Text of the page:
- Isabelle Grassel
- (916) 319-2049
SACRAMENTO, CA – Today, Assembly Higher Education Committee Chair Mike Fong (D-Alhambra) announced the release of a 30 plus page report examining how to improve campus climate through the prevention of sexual discrimination and harassment at California’s public higher education institutions.
In the fall of 2021, on the heels of the Biden Administration’s reexamination of Title IX, a federal law prohibiting discrimination in any education institutions based on one’s sex, the Assembly Higher Education Committee embarked on a process to conduct its own examination of California’s postsecondary education institutions’ policies to address sex discrimination and sexual harassment.
Over the past three years, the Committee has met with experts, as well as with students, faculty and staff from all three public higher education segments: California Community Colleges, the California State University (CSU) and the University of California.
The report provides information on what these postsecondary education institutions are doing to address and prevent sexual harassment on campuses and how California can strengthen and better support these institutions to ensure that cases of sexual harassment are handled swiftly and in accordance with the law.
“I appreciate all the work of the Committee Staff on this report, as this issue has been one of importance and one we have been working on even before the California State Auditor’s investigation of the CSU,” said Assembly Higher Education Committee Chair Mike Fong. “California’s public higher education institutions are critical to the future of our state, and we must ensure our values of diversity and inclusivity are reflected in providing all students with a safe learning environment and all staff with a working environment free from harassment and discrimination.”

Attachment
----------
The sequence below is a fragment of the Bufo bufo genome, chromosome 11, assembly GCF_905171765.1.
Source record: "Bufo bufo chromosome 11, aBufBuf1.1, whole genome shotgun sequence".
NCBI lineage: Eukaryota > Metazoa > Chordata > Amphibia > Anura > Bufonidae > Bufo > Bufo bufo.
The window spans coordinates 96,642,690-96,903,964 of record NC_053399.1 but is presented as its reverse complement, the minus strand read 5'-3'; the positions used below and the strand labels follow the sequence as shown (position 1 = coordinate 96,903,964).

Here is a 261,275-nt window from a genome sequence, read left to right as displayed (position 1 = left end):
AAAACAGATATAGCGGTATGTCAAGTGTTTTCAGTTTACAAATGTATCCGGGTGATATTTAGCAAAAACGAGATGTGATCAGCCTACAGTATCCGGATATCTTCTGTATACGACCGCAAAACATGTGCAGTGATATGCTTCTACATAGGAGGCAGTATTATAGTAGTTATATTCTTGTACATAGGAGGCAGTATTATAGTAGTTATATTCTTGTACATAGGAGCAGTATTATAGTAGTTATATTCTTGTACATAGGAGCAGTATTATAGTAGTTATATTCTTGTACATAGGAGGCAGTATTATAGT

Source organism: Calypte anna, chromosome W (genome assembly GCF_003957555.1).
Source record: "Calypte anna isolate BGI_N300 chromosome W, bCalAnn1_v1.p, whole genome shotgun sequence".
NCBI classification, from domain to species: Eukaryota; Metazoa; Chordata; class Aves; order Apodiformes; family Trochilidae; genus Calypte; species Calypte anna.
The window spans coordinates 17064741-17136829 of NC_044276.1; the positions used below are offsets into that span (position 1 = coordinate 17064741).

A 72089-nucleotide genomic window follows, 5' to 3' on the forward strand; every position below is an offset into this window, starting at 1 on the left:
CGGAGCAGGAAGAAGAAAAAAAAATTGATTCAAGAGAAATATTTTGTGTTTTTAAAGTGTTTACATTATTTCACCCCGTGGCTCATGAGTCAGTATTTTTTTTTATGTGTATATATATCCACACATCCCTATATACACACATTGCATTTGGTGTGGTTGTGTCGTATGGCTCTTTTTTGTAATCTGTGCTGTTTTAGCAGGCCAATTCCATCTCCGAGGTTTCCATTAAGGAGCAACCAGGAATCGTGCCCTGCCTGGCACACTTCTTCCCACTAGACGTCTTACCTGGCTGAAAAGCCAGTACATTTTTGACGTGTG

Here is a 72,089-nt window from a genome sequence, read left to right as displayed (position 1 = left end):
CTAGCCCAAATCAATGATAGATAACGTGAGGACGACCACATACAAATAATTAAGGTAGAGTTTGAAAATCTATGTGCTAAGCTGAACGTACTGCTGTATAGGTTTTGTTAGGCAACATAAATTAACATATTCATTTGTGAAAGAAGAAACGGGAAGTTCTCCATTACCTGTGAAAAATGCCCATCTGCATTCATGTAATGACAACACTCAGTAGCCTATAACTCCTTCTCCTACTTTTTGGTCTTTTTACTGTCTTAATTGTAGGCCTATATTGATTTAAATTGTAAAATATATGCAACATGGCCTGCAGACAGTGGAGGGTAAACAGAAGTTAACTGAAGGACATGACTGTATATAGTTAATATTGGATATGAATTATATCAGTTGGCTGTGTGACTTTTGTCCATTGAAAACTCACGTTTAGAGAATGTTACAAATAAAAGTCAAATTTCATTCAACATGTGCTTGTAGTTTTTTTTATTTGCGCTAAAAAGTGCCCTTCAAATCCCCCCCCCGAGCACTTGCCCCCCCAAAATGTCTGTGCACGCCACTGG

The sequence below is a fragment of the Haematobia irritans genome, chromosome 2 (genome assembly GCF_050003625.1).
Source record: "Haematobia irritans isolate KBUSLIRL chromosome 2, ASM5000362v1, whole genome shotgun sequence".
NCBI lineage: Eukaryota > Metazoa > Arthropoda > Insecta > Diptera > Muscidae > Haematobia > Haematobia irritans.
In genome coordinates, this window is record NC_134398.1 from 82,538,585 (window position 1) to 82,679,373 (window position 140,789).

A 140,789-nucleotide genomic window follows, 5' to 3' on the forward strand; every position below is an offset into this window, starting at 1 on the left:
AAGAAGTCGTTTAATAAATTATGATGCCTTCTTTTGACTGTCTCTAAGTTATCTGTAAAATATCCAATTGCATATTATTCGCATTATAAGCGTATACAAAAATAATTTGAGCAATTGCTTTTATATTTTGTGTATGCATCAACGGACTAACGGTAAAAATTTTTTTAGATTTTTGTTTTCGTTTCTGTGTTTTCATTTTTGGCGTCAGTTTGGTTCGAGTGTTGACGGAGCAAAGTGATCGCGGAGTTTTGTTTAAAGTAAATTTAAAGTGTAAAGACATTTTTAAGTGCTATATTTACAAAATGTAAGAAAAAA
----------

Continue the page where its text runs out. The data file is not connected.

Key findings from the Committee’s report include:
- While each public higher education institution has a nondiscrimination policy, these policies focus more on processing sexual harassment complaints and not the prevention of sexual harassment on campus.
- There is a lack of trust between the administration and the campus community, as the campus community, which includes student, faculty and staff, does not trust the institution to protect them from harassers.
- California does not have an effective method to monitor whether its higher education institutions are implementing regulations that meet the standards of the California Sex Equity in Education Act and Title IX.
The Committee’s report also includes an assessment of areas in which all segments of California’s higher education system can improve as well as recommendations on how the state can provide better support in monitoring and preventing sexual harassment across the state, in each of California’s higher education segments and individual campuses.
“The report identifies areas the state’s higher education institutions must address and strengthen in order to ensure compliance with Title IX standards, and I am eager to work with my colleagues in the Assembly and Senate to introduce legislation based on the recommendations to ensure that systems are in place to uplift and protect our students and staff,” said Assembly Higher Education Committee Chair Mike Fong.
Please find the Committee’s full report, “A Call to Action” Report, here.